Communal incidents continue, but minorities panel slows down

Left ‘untouched’ by govt, the commission had just two hearings in four months.

Written by Abantika Ghosh | New Delhi | Published: August 28, 2014 2:04:50 am

While Prime Minister Narendra Modi wrote the epitaph of the Planning Commission in his Independence Day speech, there has been a perceptible slowdown in the activities of another body — the National Commission for Minorities (NCM) — in the past four months. Incidentally, while all other commission heads were given feelers to step down immediately after the government came to power, NCM was left untouched.

The commission has had just two hearings in the four months since the Modi government came to power.

In 2013-14 it had 24 hearings, about two per month. Despite the country and Parliament reacting sharply to rising incidents of communal violence lately, the commission’s interventions have been few and far between.

It made one follow-up visit to Muzaffarnagar in late June to find out what happened to its recommendations in the aftermath of the riots in September last year.

Earlier this month, it met Uttar Pradesh Chief Minister Akhilesh Yadav to talk about media reports on rising communal violence in the state.

The matter of NCM recommendations on last year’s riots in Muzaffarnagar was also taken up.

A two-member team of the commission had visited Saharanpur in July. The report was given to Akhilesh during the meeting.

The commission took suo motu cognisance of one incident — the death of a Pune techie on June 2. Almost three months later, a team is currently visiting Maharashtra and has appealed to the chief minister to ban Hindu Rashtra Sena, the right-wing group allegedly responsible for the incident.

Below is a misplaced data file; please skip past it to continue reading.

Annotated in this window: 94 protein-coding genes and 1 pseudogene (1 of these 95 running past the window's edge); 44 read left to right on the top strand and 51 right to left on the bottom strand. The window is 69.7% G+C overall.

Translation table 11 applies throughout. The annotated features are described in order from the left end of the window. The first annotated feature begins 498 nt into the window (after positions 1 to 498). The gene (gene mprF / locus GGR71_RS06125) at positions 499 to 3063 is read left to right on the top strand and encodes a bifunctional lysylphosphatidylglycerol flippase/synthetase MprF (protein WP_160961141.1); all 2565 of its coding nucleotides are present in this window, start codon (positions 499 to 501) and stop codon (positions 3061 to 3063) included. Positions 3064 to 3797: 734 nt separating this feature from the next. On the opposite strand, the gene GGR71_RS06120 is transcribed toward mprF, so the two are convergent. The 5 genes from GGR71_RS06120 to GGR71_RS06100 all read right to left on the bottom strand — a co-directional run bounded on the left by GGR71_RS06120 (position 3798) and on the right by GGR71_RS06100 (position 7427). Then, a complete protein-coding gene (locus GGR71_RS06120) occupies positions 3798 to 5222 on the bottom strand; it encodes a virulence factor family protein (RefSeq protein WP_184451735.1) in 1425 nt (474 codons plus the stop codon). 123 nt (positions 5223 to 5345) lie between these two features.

“There have been quite a few hearings, I do not remember off hand how many, but they are not the only yardstick of the commission’s activities. Routine activities are happening as are visits. Files are being cleared regularly,” NCM chairman Naseem Ahmed said.

Asked how many incidents the commission had taken suo motu cognisance of, secretary Surjit Chaudhary said, “We did it in the Pune case. All tour reports of members are available on our website.”

Apart from the visit to Lucknow to meet Akhilesh and the follow-up visit to Muzaffarnagar, the commission has undertaken three other visits in the past four months.

One visit was to Araria in Bihar on May 28 to settle a matter between villagers of Bhajanpura and a company called Auro Sundaram. Another was to Faridabad to look into the issue of illegal encroachment of a graveyard in village Rajpur Phulera. One NCM team is currently in Maharashtra.

Among the members, the only one who has undertaken a visit since the new government assumed office is Farida Abdullah Khan, who visited Jammu and Kashmir — a state which does not come under the purview of the commission — between May 26 and June 8. The visit had been cleared during the UPA tenure.

There have been nine meetings of the commission in the past four months. Apart from the tour reports, discussions have centred around the annual report of the commission — on June 3, one member wanted more photographs in the report — condolence messages, work allocation among members and the commission’s new office in CGO complex.

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